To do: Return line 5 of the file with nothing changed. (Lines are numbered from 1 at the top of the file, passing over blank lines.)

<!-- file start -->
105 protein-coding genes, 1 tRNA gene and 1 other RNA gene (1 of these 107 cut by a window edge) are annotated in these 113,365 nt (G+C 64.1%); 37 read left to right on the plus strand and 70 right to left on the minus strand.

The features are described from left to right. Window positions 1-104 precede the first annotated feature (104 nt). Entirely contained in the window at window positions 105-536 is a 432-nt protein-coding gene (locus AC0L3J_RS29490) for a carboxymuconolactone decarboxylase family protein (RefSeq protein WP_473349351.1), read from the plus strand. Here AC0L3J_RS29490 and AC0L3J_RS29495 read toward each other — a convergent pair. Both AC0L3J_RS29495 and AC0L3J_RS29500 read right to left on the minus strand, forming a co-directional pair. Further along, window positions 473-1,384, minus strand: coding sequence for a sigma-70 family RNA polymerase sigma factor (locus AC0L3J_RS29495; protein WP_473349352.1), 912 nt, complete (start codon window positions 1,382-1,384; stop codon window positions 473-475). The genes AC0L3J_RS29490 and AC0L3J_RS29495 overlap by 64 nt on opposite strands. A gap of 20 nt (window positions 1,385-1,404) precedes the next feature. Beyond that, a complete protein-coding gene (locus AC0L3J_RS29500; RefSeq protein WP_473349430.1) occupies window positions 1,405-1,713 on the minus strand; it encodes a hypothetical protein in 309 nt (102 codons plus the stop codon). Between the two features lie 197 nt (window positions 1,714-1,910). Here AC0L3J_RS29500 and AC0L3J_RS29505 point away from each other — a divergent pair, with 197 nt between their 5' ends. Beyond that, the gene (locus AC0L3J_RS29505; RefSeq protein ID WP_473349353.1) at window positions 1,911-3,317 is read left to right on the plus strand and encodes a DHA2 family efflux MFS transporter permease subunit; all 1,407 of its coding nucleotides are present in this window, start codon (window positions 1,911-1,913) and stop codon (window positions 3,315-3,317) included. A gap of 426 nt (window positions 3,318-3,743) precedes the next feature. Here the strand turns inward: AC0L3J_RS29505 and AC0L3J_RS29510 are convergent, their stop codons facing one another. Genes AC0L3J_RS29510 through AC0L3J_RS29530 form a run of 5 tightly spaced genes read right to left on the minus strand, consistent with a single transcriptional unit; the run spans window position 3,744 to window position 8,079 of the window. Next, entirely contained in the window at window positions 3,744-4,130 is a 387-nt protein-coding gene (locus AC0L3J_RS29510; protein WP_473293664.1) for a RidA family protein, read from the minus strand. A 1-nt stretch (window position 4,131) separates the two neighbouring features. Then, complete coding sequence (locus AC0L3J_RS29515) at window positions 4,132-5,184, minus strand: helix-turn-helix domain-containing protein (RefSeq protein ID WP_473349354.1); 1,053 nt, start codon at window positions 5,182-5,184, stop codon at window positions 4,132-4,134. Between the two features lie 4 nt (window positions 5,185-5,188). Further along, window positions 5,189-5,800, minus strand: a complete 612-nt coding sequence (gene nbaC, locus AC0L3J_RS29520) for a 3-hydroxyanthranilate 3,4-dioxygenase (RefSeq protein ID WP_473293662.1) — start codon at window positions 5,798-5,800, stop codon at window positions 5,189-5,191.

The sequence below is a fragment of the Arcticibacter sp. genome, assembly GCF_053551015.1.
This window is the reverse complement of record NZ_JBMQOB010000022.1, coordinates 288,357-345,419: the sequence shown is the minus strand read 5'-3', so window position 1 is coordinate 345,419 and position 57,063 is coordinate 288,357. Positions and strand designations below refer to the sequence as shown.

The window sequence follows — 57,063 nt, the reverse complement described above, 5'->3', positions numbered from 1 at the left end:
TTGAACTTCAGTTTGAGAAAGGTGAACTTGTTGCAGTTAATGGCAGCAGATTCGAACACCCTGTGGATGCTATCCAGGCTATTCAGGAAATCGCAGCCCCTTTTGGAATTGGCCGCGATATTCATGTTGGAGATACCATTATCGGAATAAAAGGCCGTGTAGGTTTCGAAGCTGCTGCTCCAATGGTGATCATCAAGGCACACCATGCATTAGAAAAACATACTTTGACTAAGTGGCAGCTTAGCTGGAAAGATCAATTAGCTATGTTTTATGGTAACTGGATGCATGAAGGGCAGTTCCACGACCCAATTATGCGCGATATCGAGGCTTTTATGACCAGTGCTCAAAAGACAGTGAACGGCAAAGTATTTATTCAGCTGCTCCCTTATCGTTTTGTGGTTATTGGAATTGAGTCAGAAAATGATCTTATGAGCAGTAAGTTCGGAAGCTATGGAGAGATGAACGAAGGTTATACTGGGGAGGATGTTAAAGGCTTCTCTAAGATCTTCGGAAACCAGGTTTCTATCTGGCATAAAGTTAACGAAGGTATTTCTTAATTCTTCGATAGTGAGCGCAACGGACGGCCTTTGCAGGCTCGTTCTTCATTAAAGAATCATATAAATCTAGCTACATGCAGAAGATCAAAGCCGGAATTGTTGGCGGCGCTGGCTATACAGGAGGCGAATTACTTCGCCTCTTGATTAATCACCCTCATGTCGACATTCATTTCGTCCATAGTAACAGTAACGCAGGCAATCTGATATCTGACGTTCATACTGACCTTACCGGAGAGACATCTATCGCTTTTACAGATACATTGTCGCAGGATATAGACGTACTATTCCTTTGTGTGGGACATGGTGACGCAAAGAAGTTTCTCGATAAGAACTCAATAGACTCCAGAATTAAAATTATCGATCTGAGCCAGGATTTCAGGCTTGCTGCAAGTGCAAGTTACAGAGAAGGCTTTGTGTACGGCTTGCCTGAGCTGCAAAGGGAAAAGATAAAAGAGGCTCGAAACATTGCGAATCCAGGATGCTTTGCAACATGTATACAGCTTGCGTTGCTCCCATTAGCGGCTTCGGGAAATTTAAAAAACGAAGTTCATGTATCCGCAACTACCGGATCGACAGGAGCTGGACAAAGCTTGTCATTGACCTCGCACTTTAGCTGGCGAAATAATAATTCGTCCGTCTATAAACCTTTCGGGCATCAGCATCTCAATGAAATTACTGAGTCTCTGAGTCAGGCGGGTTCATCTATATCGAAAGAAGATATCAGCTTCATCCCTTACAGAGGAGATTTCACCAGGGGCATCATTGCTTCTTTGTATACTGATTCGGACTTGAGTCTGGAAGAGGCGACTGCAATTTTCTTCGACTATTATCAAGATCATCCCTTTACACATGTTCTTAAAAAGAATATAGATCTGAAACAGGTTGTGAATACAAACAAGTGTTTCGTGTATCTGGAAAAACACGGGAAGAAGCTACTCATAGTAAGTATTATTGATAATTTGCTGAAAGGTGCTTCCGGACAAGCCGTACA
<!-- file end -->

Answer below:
The window sequence follows — 57,063 nt, the reverse complement described above, 5'->3', positions numbered from 1 at the left end: